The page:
Unique Indonesian eating habits that may surprise you
Eating habits in Indonesia vary depending on which area of Indonesia you are from. But in general the following eating habits are really deep-rooted for many of us:
1. If you haven’t eaten rice, you haven’t eaten at all
Indonesia was third out of top 5 rice producing countries in the world in 2012, with 69 million metric tons. The number one producer is China, followed by India. Rice is our staple food, and it’s usually eaten with various side dishes. Although we also produce and eat potatoes, wheat, cassava, and corn as our main carbohydrates, many people feel they haven’t eaten at all if they haven’t eaten rice. If my mum asks me if I have eaten and I answer that I have eaten sandwich or hamburger, she usually throws a follow-up questions such “then let’s eat” (which means eating rice with side dish that she has prepared – although I have eaten big hamburger and full already). When I travel abroad with my friends to countries where rice is uncommon, some of them may even bring rice and search in advance for Indonesian, Indian, or Chinese restaurants nearby our accommodation. We DO love rice very much!
2. Eating noodles with rice
Yes, we do it sometimes. Here in Indonesia we have Indomie, the popular instant noodles. And because of our fondness for rice, oftentimes we eat noodles (be it Indomie or other kinds of noodle) with rice. It is considered uncommon, since both rice and noodle (usually is made from wheat) are carbohydrates. But of course, one may have one or two side dishes such fried egg or crackers to go with it.
3. It has to be with Chili (Sambal) and Crackers (kerupuk)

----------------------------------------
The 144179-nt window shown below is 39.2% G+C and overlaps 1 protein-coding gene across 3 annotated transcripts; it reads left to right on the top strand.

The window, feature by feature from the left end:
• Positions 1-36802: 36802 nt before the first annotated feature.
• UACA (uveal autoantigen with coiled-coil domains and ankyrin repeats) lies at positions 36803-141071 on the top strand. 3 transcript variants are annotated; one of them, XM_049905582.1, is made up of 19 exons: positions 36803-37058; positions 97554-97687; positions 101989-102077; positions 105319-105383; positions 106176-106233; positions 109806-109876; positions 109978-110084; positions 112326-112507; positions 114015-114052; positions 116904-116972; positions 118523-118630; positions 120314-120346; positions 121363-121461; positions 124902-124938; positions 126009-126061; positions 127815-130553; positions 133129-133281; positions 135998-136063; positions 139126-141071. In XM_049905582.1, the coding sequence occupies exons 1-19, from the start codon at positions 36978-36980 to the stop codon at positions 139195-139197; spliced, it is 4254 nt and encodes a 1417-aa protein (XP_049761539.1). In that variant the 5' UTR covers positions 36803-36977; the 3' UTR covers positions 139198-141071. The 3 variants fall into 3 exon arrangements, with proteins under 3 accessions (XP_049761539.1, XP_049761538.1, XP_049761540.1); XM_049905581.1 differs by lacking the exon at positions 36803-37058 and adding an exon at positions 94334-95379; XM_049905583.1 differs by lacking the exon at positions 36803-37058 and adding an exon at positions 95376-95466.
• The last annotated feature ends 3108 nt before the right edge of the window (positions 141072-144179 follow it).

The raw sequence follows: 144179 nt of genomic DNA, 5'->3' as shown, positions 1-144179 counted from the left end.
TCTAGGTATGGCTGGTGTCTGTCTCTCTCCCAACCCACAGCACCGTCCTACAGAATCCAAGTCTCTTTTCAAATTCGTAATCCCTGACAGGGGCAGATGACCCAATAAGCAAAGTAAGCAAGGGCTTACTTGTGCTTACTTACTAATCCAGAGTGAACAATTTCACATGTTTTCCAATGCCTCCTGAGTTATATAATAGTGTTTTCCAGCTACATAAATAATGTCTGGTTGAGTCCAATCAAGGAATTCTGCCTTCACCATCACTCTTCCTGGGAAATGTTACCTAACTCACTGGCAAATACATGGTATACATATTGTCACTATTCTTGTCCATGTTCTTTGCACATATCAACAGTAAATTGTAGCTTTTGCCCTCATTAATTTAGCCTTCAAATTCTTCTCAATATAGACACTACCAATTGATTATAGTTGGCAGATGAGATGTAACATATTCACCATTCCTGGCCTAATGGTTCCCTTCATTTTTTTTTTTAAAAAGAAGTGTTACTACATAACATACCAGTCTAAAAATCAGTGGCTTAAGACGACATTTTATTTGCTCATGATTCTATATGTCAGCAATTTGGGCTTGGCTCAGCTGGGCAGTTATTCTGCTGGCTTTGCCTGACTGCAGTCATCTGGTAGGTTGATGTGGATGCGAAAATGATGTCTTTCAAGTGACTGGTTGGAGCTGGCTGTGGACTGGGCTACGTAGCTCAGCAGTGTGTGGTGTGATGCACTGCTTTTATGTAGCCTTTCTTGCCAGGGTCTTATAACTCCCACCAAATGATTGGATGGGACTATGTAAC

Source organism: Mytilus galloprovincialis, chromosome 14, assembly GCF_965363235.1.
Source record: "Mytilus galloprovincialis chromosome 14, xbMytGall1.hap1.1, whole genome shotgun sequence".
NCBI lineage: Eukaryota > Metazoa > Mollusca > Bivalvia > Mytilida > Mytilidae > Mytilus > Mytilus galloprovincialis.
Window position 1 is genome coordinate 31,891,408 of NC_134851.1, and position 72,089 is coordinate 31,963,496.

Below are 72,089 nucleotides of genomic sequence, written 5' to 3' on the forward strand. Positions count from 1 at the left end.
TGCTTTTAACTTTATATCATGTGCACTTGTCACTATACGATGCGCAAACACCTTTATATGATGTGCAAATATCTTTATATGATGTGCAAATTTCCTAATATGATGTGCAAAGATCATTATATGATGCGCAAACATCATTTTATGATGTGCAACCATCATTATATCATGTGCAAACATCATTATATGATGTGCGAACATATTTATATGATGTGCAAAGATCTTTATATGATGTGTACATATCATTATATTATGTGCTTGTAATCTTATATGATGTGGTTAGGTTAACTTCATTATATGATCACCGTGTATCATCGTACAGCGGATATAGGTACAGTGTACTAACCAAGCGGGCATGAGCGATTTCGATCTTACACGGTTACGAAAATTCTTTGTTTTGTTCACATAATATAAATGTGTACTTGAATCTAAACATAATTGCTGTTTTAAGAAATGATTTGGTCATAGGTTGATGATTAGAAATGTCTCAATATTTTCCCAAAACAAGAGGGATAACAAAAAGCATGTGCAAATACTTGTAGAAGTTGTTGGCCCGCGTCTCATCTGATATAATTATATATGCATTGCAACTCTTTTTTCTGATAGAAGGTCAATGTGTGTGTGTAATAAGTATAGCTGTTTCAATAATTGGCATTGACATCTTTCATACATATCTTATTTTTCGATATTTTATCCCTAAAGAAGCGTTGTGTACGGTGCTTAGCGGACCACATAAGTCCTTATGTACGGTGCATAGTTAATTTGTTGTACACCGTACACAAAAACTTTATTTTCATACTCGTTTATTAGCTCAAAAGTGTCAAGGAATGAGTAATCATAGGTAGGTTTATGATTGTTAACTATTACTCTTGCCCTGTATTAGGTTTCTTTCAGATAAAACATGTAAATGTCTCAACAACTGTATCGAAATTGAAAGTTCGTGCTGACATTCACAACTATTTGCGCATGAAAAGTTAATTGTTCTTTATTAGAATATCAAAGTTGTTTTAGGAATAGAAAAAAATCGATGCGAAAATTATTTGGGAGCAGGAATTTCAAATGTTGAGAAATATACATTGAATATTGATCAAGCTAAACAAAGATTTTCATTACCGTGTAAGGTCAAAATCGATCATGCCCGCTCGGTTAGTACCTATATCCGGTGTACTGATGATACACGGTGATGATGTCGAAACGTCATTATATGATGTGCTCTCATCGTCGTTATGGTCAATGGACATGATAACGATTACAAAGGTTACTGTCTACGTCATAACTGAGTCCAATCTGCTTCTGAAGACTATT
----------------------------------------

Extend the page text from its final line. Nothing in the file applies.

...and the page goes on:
The second thing close to our heart is chili, and third place is crackers. With different areas and islands, there are so many unique traditional chili recipes. We can just eat the green small green chili (Cayenne pepper), or pestled red chili mixed with onion and other spices. And what’s the chili for if there’s no crackers you can dip the chili onto? Crackers can be made from tapioca starch with fish, shrimp, onion, and other flavors.
4. Eating with hand
We also enjoy eating with our right hands. But it depends on what kind of food we eat and where we eat. On formal occasions and in restaurants, we eat with spoons and forks with all the table manners. But in a more traditional restaurant, at home, or on more relaxed occasions, we sometime eat with our hands. In Padang restaurants, they even provide a bowl of water in the table to wash/rinse your hand before eating. The food seems to be more delicious when we eat with our hands.
5. Save the best for last
I’m not quite sure this is unique to Indonesia, but with various side dishes to eat with rice, we also like to save our favorite dishes for last (and hope we are not too full to finish the best dish)!
6. Eating Together
Here in Indonesia especially in Java, we have a famous saying – “mangan ora mangan sing penting kumpul” – which means that whether you can eat or not, it is imperative to stay together with friends or families. Despite the saying, when we eat we choose to eat together with family and friends and share our happiness (or sadness) with our loved ones.